When it comes to public art, there are two schools of thought: ‘plonk art’, where you plonk down a slab by a big-name artist, and a more local, integrated approach. Tarek Merlin offers a few lessons on both methods
We have just appointed a lead artist on a mixed-use residential scheme I am working on. His role will be to help implement a public art strategy, part of a wider public realm design. During the interview process, it was never far from our minds that we were essentially making a subjective decision about art on behalf of the client, the other architects involved and the public. Get it wrong and the relationship between the art, the public realm and the architecture would fail.
While we were conducting interviews, I was ruminating over a few questions of my own. First, what the hell is the public realm? It’s become a very overworked term; isn’t it just landscape design? Oh no, that term is so derided by the new public realm designers that it is destined to languish in the gardens of home makeovers in Islington, suitable only in reference to the layout of bamboo planters at the end of Grand Designs. So what is it?
It’s not easily defined in one sentence, but it has to do with the quality of the streetscape; the landscape design is part of it but the public realm is the whole built environment, including buildings. It’s not necessarily about physical objects either; it deals with elements of pedestrian flow and the quality of lighting. It is only with this approach that a holistic sense of place and well-being can be achieved. And the developer’s zealous pursuit of high-value, fast sales also benefits from a well-considered public realm.
The problem is, one man’s public art is another man’s eyesore. There seem to be two schools of thought on this. The old school, now derisorily referred to as “plonk art”, sees the answer in large, robust sculptures by big-name artists, but these pieces always seem devoid of contextual value.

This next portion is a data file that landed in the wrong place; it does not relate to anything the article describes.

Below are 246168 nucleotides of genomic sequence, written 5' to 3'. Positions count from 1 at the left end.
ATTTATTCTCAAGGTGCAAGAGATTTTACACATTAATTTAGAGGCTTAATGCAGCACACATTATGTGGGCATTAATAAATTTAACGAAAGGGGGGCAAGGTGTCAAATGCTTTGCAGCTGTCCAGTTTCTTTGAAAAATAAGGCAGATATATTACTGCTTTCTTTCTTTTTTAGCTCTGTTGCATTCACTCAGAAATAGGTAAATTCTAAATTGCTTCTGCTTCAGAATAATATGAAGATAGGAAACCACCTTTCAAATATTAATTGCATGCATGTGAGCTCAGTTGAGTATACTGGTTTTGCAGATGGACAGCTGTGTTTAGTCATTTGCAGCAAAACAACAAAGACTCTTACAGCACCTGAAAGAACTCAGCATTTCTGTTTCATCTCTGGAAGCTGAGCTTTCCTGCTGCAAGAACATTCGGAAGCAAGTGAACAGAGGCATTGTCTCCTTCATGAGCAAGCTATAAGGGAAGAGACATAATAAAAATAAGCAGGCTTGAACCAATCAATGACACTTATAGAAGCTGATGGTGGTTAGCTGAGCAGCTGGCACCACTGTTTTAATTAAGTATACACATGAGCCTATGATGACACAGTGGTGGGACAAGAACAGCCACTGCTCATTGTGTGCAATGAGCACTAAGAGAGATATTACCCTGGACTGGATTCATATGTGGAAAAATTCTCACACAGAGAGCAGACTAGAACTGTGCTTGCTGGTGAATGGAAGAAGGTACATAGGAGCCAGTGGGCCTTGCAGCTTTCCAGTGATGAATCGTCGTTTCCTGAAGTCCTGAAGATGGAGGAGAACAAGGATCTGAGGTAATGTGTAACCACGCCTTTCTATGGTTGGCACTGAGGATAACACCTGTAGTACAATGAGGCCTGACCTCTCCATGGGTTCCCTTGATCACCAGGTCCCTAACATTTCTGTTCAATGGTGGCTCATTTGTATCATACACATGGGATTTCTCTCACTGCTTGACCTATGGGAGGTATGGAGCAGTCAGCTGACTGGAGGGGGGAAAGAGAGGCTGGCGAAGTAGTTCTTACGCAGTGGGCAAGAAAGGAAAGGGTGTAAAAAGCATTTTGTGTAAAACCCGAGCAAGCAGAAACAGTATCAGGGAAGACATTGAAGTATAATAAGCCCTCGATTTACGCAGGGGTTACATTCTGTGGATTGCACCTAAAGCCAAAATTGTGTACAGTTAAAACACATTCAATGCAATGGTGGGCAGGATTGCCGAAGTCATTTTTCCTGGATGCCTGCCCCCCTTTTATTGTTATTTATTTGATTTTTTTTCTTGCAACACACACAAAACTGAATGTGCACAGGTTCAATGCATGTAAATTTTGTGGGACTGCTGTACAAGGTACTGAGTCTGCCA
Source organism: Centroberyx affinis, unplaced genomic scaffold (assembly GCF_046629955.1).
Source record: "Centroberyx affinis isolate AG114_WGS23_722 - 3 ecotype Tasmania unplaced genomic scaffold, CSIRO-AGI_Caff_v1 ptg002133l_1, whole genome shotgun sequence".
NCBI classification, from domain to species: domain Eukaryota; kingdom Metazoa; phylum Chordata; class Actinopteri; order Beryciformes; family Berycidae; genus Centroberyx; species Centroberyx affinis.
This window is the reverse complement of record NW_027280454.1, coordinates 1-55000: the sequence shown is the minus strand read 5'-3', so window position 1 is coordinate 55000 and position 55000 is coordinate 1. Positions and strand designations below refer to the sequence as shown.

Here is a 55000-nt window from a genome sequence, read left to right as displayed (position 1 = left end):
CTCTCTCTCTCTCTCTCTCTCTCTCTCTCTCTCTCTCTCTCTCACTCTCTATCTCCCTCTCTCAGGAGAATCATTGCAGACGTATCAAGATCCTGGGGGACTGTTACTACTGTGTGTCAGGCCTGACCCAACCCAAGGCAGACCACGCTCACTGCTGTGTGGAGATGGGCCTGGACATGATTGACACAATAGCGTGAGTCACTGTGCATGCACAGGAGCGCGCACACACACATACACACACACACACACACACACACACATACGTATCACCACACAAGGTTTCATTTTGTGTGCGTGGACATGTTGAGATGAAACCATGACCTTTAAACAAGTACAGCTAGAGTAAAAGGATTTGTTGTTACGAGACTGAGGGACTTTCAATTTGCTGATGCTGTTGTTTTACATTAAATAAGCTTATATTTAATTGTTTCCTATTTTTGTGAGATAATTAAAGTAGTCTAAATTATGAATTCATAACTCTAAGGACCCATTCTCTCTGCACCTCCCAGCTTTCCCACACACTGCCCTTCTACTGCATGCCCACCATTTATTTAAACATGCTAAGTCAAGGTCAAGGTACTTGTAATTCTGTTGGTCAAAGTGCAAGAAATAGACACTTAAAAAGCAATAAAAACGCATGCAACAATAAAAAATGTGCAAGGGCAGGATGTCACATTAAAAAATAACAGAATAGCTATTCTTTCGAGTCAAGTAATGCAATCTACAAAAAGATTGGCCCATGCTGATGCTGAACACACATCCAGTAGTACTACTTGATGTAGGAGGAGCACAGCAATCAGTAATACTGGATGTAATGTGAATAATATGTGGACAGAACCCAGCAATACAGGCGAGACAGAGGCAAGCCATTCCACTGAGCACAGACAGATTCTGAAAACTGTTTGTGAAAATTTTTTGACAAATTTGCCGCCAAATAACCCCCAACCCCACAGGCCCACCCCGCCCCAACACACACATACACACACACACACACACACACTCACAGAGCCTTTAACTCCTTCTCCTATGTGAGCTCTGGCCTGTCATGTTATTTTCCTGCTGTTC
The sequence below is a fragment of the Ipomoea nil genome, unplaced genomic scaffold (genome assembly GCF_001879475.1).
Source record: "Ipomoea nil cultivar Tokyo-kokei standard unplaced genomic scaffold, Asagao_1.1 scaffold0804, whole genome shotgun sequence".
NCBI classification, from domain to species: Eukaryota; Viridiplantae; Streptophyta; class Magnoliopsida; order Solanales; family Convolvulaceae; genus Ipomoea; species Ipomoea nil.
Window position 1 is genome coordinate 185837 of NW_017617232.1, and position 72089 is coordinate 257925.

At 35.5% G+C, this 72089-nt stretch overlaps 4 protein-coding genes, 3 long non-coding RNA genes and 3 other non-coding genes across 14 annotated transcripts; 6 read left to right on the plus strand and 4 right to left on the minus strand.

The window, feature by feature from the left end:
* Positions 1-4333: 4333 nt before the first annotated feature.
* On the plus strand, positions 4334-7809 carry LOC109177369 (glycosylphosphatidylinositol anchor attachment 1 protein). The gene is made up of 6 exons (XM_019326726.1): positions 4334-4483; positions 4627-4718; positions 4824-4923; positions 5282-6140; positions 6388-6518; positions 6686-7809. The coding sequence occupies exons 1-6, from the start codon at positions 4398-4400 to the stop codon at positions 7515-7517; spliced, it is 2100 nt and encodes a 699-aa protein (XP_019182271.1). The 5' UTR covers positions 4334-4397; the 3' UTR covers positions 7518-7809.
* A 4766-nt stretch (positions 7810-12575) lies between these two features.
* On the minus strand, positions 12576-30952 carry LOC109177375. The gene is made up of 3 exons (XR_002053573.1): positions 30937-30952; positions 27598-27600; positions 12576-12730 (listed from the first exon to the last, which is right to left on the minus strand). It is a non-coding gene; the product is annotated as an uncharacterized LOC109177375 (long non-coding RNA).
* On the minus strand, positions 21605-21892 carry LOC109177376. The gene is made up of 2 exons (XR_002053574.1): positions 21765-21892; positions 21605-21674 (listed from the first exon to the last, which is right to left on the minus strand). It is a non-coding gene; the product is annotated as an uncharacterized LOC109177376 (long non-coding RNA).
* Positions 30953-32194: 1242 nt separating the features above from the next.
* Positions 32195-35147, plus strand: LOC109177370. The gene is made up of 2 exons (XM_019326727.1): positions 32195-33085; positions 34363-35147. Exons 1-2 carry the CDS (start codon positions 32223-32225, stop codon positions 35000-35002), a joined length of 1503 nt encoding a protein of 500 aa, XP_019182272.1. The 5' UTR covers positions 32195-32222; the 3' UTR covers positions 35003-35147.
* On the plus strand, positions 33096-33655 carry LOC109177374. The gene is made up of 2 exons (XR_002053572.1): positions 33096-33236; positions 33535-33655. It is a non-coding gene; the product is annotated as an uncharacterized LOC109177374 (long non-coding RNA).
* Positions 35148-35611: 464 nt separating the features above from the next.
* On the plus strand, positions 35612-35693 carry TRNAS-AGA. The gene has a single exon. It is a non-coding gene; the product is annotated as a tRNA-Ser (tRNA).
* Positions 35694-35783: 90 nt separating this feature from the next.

The new school says we should make art integral to the built environment. It takes local contextual clues and weaves them into the infrastructure, rethinking the design of a public bench or the humble paving slab.
How important is all this? Well, in 1989, Richard Serra’s sculpture Tilted Arc was removed from a New York City plaza and destroyed after an eight-year campaign against it by local office workers. Having something in a gallery is one thing, but when it is in the public domain, the perception of ownership changes and the art has to work much harder to be considered of real value.
When a work is in the public domain, the perception of ownership changes. It has to work much harder to be considered of real value
Of course, great things happen when public art goes well. Some old-school big pieces have been incredibly successful, such as Antony Gormley’s Angel of the North – arguably the country’s most famous work of public modern art – and Thomas Heatherwick’s B of the Bang, which is Britain’s tallest sculpture.
And it doesn’t stop with public art procured in the traditional way; “guerrilla” art has been thriving for decades and the line between graffiti and public art has been blurred. One recent Banksy work on the walls of a house in London sent the property values sky high.
So it’s not surprising that many European governments encourage the creation of public art via initiatives such as the Percent for Art on new developments. In Britain, however, the scheme is discretionary for local authorities, which implement it under a section 106 agreement. In practice, this seldom reaches a full 1% of construction costs. More often than not, it manifests as a cash injection into local infrastructure, or is relegated to a 20m2 kids playground. Given that it is now commonly recognised that big commercial developments should “give something back”, the current approach doesn’t seem to be working.
There is another project in the office that takes public art to new heights. It is a 40-storey tower, the lower 15 storeys of which have been conceived as a blank canvas, offering up the treatment of the elevation to an artist who has created a piece of 3D art.
It is the antithesis of traditional public art: it doesn’t reside at ground level or rely on pedestrian interaction and it is integral to the building’s fabric. On inner-city sites, there isn’t always the scope to open up the ground floor to public use and this is one way to incorporate the art within the architecture.
Getting back to the lead artist we have just appointed, we went with the new school – a young guy who refers to himself as a designer, not an artist. We will see how good he is at weaving his work and the work of others through the public realm. Most interesting is how he will become part of the design team, rather than a dislocated add-on. He will be collaborating with consultants, consulting with the public, negotiating with the client and, naturally, perfecting the art of dealing with the QS.
Tarek Merlin is an architect at SMC Alsop
Love public art? Hate it? Tell us at firstname.lastname@example.org